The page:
Pixelart, spriting and animation technique sharing

If it doesn't fit elsewhere, it should go here
User avatar
Posts: 964
Joined: 11 Feb 2012, 02:08

Post » 26 Nov 2014, 18:11

Pixelart, Spriting and Animation Technique Sharing
I see a lot of great sprites on this forum, made by lots of different members.
Why not share our approach to how we make these sprites, animations and what not?
I want to encourage every spriter to share their methods, tools, styles and sources to help and teach others.
Also feel free to ask for help with your sprites, like questions on how to approach certain specific styles, animations or what not.
Please do keep in mind that this is not the Art Thread, you can showcase your finished sprites there, not here. This topic is purely for technique sharing.
Requesting specific tutorials is allowed, who knows you might get your answers. You're also free to leave small tips and tricks.

Some tips on posting your techniques/methods:
- Give your tutorial or technique a title that tells us what you'll be covering.
- It'd be greatly appreciated if you could put your technique/method in a tutorial-style layout for others.
- Images help explain things a lot better.
- When you're sharing a tool or program it'd help to leave a link.
- Try to make it easy to read for others.
- Some sprites could be too small to be clear, so double check if the image you posted isn't too small.

Quick Links:
Here I'll post links to the posts in this topic with good tutorials (not small tips) in them.
If I haven't added one and you'd like to see it here for convenience, don't be afraid to PM me.
- No links yet -

Here is a list of what people would like to see tutorialized for them.
If you have a request you can either post it here or PM me about it and I'll add it to the list.
- Jorichi's Request: "How to create a luscious and plant-rich tileset, using foregrounds and backgrounds as well"
- Jorichi's Request: "How to create good looking dirt blocks and stones/rocks (emphasis on it's shading/creating depth, making it feel less blocky)."

Do not forget to respect the work of the spriters that post their methods here. Don't use their content without permission in any case.

Well with that all said and done, I'll start with my animation method to get things started (boob-physics not included).
Jorichi's Character Animation Method:
I will start this explanation by assuming that you already have a design for your character. I will be using my character Becky as an example.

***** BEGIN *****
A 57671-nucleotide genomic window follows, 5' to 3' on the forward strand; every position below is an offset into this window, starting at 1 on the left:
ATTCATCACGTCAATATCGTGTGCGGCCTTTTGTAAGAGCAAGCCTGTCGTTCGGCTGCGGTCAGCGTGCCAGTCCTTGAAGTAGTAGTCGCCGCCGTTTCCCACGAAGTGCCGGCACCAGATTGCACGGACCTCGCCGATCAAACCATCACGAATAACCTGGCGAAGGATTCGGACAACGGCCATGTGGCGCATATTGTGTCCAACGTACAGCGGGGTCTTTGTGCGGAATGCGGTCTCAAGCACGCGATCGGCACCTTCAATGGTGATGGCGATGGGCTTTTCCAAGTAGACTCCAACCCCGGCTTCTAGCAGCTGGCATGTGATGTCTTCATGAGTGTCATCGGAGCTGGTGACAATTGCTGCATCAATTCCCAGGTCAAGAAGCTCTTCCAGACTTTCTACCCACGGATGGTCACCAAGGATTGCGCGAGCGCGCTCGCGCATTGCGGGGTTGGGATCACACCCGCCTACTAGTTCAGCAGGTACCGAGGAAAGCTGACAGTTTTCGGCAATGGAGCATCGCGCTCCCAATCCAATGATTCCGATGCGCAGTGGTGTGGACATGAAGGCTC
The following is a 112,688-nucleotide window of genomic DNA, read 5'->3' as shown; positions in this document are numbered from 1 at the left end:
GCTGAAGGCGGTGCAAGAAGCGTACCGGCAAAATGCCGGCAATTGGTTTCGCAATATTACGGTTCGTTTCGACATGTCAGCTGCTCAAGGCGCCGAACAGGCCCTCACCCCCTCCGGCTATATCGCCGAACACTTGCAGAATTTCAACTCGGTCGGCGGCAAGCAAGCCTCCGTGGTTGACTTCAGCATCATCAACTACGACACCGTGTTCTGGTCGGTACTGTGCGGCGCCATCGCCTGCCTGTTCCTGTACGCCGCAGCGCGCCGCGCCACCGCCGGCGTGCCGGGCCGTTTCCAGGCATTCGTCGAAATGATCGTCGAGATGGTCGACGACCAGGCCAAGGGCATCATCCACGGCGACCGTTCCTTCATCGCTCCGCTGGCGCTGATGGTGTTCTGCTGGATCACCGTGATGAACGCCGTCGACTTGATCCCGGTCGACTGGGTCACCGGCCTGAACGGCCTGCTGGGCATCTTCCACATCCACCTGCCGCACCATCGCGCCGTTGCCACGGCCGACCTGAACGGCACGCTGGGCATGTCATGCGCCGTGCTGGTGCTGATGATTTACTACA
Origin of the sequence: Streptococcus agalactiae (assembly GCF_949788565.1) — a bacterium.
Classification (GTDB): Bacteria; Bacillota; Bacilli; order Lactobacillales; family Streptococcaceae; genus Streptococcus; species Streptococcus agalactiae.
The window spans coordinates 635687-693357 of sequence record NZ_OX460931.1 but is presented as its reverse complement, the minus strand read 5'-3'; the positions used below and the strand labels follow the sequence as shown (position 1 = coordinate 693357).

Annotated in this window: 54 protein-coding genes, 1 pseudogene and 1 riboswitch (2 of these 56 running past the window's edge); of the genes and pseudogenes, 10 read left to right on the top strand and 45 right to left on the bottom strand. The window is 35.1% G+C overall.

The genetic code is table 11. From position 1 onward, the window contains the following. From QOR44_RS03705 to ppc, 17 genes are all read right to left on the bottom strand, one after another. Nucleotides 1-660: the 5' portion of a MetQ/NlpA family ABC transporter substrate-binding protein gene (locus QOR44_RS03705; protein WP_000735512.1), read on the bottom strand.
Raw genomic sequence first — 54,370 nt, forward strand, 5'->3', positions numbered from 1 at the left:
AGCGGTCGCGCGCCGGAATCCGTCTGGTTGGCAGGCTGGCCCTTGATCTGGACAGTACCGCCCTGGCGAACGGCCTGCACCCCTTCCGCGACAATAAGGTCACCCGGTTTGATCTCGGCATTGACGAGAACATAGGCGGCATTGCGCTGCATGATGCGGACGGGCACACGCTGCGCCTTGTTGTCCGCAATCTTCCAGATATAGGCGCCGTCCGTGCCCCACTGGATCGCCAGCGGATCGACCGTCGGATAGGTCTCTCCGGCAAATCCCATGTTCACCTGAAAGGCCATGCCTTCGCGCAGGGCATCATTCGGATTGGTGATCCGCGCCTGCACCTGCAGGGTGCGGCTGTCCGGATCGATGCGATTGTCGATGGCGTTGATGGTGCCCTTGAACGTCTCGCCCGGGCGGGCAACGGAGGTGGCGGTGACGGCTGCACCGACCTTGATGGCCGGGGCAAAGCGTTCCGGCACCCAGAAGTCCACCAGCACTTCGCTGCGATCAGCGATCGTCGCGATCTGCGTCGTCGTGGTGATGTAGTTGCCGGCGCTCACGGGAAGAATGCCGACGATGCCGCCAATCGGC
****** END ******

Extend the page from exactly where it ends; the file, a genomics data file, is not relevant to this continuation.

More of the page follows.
Usually a character sprite is designed in an idle pose, just standing. In order to start making proper animations like running
or jumping you'd need to either visualize the animation frame by frame or use a reference found on the internet (search
"running animation" on google images for example). Things like this really help:
The amount of frames shouldn't matter unless you limit yourself. I usually find the amount of frames through the references images
I found on a google search, I fill in the spots where I feel the need to add a frame.
Anyways, I break down the idle sprite I made into a "wireframe" (basically just an outline with some important lines here and there).
I make this wireframe out of strong and clashing colors so I keep an eye on every part as I animate it.
From Becky to the wireframe will end up looking like this:
Image Image
Using this wireframe I start making those running frames one by one according to the reference poses. I use paint.net with a plugin called AnimationHelper.
AnimationHelper allows me to quickly check the sprites in animation with the greatest of ease. I just select the first frame, set the amount of frames and the FPS
and I get immediate results. Check the animation every time you change something, to see if it still looks nice compared to the last one.
Keep an eye out on weird proportion changes or things like that, it will be harder to spot later on.
Touch it up where necessary until you are satisfied with the results and move on to the next frame.
Be sure to double check everything on different speeds, you'll find it easier to spot little flaws on a lower FPS.
Once you're satisfied with the results you'll end up having something like this:
Image Looks familiar, doesn't it?
In the AnimationHelper plugin's preview on 15FPS it will look like this:

Now that I'm satisfied with the wireframe, I'll start coloring it in as a naked sprite. I do this in order to get the shading right, making it easier for later when I add animation in clothing and such. But before I start clothing I add the eyes and mouth to add more animation to the whole thing:
Make sure to copy and past the wireframe and not color in the only thing you have right now, that way you have something to roll back to.
Also note that I changed the ears up a little, they move with the head just like the eyes and the mouth to give the sensation that her head is moving left to right a bit.
I also kept checking the animated preview to see if anything screwed up. With animations you better check every change you make.